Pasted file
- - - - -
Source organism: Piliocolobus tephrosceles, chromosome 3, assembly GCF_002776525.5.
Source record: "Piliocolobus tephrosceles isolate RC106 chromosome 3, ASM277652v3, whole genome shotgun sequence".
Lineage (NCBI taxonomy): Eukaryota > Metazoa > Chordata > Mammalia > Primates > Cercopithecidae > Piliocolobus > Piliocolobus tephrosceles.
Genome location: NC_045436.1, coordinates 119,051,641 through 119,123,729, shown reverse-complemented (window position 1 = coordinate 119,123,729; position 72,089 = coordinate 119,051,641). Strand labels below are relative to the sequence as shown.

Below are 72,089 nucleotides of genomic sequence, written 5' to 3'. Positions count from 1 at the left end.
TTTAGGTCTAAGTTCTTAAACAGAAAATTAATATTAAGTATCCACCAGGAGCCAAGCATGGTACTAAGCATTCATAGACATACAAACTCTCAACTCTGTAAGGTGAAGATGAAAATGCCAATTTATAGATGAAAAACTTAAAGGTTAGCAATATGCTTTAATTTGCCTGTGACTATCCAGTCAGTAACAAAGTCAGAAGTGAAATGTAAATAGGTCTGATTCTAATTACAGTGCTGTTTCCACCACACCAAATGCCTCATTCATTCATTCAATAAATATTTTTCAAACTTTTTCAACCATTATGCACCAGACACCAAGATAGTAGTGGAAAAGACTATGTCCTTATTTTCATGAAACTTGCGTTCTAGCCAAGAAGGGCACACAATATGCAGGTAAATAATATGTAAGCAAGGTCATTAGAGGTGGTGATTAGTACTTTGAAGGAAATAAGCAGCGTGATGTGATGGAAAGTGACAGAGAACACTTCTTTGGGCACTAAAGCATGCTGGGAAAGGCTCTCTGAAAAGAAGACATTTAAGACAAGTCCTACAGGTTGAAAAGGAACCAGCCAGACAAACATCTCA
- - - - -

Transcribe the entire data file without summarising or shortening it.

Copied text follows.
Source organism: Piliocolobus tephrosceles, chromosome 3, assembly GCF_002776525.5.
Source record: "Piliocolobus tephrosceles isolate RC106 chromosome 3, ASM277652v3, whole genome shotgun sequence".
Lineage (NCBI taxonomy): Eukaryota > Metazoa > Chordata > Mammalia > Primates > Cercopithecidae > Piliocolobus > Piliocolobus tephrosceles.
Genome location: NC_045436.1, coordinates 119,051,641 through 119,123,729, shown reverse-complemented (window position 1 = coordinate 119,123,729; position 72,089 = coordinate 119,051,641). Strand labels below are relative to the sequence as shown.

Below are 72,089 nucleotides of genomic sequence, written 5' to 3'. Positions count from 1 at the left end.
TTTAGGTCTAAGTTCTTAAACAGAAAATTAATATTAAGTATCCACCAGGAGCCAAGCATGGTACTAAGCATTCATAGACATACAAACTCTCAACTCTGTAAGGTGAAGATGAAAATGCCAATTTATAGATGAAAAACTTAAAGGTTAGCAATATGCTTTAATTTGCCTGTGACTATCCAGTCAGTAACAAAGTCAGAAGTGAAATGTAAATAGGTCTGATTCTAATTACAGTGCTGTTTCCACCACACCAAATGCCTCATTCATTCATTCAATAAATATTTTTCAAACTTTTTCAACCATTATGCACCAGACACCAAGATAGTAGTGGAAAAGACTATGTCCTTATTTTCATGAAACTTGCGTTCTAGCCAAGAAGGGCACACAATATGCAGGTAAATAATATGTAAGCAAGGTCATTAGAGGTGGTGATTAGTACTTTGAAGGAAATAAGCAGCGTGATGTGATGGAAAGTGACAGAGAACACTTCTTTGGGCACTAAAGCATGCTGGGAAAGGCTCTCTGAAAAGAAGACATTTAAGACAAGTCCTACAGGTTGAAAAGGAACCAGCCAGACAAACATCTCA